MERGER TACTICS

Nov. 2006

Takeover Methods
Tools Used To Acquire Companies
Proxy Contest Tender Offer

Acquisition

Merger

Leveraged Buy-Out

Management Buy-Out

Friendly Mergers
• Merger Between Two Firms with Approval of Two Boards of Directors • One Firm May Merge with the Other • Two May Merge to Form Another Corporate Entity

Tender Offers
• Since Merger Regulations Became Widespread (Williamson Act, SEBI Regulations) Many Countries Encourage Tender Offers as a Way of Discovery of True Value of Firms

Tender Offers
– Active & Widespread Solicitation of Public Shareholders – Solicitation made for substantial percentage of issuer’s stock – Offer Made at Premium to Market Price – Terms of Offer are Firm (not negotiated) – Offer may be contingent on tender of fixed number of shares often subject to a fixed minimum number to be purchased

Tender Offers
• Offer open for a limited number of days. • Target Shareholder subject to pressure to sell his stock • Public announcement of a purchase programme concerning the target co. precedes or accompany rapid accumulation of large amount of target co. securities.

Tender Offers
• Under regulations, tender offers must provide for a window between offer and actual tendering of shares to allow other bidders to enter with counter offers. • Higher costs associated with tender offers due to legal filing, publication/mailing costs, etc • Tender offer puts a Company “into play”

Cash vs. Securities Tender Offer
• Can solicit shares in “all-cash” deal • Securities may offered in lieu of shares tendered (may be tax-free deal) • Option offered to target shareholders • Waiting period – 10 days to 4 weeks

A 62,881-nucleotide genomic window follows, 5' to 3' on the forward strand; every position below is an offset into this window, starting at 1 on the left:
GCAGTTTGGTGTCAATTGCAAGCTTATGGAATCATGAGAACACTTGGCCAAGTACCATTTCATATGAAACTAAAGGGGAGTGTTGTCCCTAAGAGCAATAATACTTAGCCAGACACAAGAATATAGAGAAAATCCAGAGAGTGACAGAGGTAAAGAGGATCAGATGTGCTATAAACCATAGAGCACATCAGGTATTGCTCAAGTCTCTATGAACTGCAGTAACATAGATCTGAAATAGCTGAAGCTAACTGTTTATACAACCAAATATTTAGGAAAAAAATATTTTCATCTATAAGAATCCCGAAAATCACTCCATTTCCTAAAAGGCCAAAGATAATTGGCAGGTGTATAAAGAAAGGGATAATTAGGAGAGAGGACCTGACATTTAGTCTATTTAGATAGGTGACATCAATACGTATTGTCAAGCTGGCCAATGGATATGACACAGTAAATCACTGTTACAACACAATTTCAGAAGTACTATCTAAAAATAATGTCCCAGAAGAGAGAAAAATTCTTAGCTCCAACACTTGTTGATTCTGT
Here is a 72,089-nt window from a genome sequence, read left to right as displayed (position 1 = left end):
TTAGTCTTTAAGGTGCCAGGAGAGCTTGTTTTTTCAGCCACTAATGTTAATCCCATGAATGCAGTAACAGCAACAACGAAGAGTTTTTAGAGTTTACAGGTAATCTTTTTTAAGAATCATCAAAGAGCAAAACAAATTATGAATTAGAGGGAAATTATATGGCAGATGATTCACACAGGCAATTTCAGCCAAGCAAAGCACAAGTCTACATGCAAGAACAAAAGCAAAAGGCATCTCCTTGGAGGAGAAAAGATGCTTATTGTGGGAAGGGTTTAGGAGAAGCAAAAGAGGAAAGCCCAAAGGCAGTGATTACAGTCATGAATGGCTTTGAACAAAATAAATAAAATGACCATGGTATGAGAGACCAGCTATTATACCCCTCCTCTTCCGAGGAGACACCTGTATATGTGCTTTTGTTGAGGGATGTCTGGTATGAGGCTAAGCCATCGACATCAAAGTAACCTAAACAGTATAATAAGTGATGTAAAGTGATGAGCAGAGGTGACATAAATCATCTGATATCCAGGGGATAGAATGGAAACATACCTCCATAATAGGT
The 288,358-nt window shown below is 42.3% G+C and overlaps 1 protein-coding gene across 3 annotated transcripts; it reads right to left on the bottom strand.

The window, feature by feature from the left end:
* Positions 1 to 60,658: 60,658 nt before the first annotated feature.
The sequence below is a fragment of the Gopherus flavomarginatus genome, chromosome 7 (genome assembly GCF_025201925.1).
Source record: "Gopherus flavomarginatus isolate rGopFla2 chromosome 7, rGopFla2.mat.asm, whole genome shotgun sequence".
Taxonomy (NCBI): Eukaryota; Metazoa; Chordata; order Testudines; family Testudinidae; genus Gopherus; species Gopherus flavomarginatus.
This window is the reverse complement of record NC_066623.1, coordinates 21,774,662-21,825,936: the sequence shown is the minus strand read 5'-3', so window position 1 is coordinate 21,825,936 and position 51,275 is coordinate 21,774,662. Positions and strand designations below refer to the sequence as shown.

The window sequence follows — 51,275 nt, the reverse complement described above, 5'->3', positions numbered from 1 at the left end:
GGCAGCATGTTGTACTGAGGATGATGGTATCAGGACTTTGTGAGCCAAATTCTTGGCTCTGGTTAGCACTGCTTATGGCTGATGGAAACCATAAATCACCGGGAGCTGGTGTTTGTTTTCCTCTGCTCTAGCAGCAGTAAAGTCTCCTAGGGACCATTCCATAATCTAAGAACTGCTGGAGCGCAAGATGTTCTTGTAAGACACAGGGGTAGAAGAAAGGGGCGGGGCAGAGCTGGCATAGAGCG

Bear Hug
• Bidder sees realistic possibility of negotiated transaction, and Bear Hug is to pressurise management • Bidder may pressurise target management
– – – – Offer to merge in a friendly manner Threat to go directly to target shareholders Accompanied by press reports and public statements Offer a price that of rejected by incumbent management may result in shareholder lawsuits.

Target Management Response
• Typical response is to acquire a “fairness” opinion from a merchant banker and reject the offer. • Target Co. Shareholders often see tender offers positively due to premium associated. • Market Price does not include “Control Premium”

Target Management Response
• Target Firm Managers may be right in rejecting the offer if control premium is small • Defensive tactics may increase shareholder wealth

Open Market Purchases
• Open market purchases may not constitute a tender offer or may not trigger one if purchase below a certain percentage • “Creeping Acquisition” – where small amounts are bought by controlling group

Tender Offers Agency Problem
• Agency Problem
– Divorce between ownership & control – Managements own only a small %age of shares – May work to maximize their own wealth rather than shareholders

Takeover as a Solution
• Control Functions are delegated to the BOD by shareholders • Agency problem may be tackled by
– Appropriate compensation policies (internal) – Market for corporate control acts as an external disciplining devise

Proxy Contest
• Two Group of Managers Solicit Proxies without actually offering cash • Change in BOD if enough votes against incumbent management

Sell-Offs & Divestitures
• Under takeover threat incumbent managers may restructure operations and reduce value-destroying activities. • Sell-off or divestiture of unattractive business

Spin-Offs
• Co. offers shares it holds in a subsidiary to its shareholders on pro-rata basis • No money changes hands • Two companies exist where one existed before

Management Buy-Outs
• Managers raise resources to acquire shares from shareholders • Employees trusts • Demonstration of managers Faith in the value of the firm

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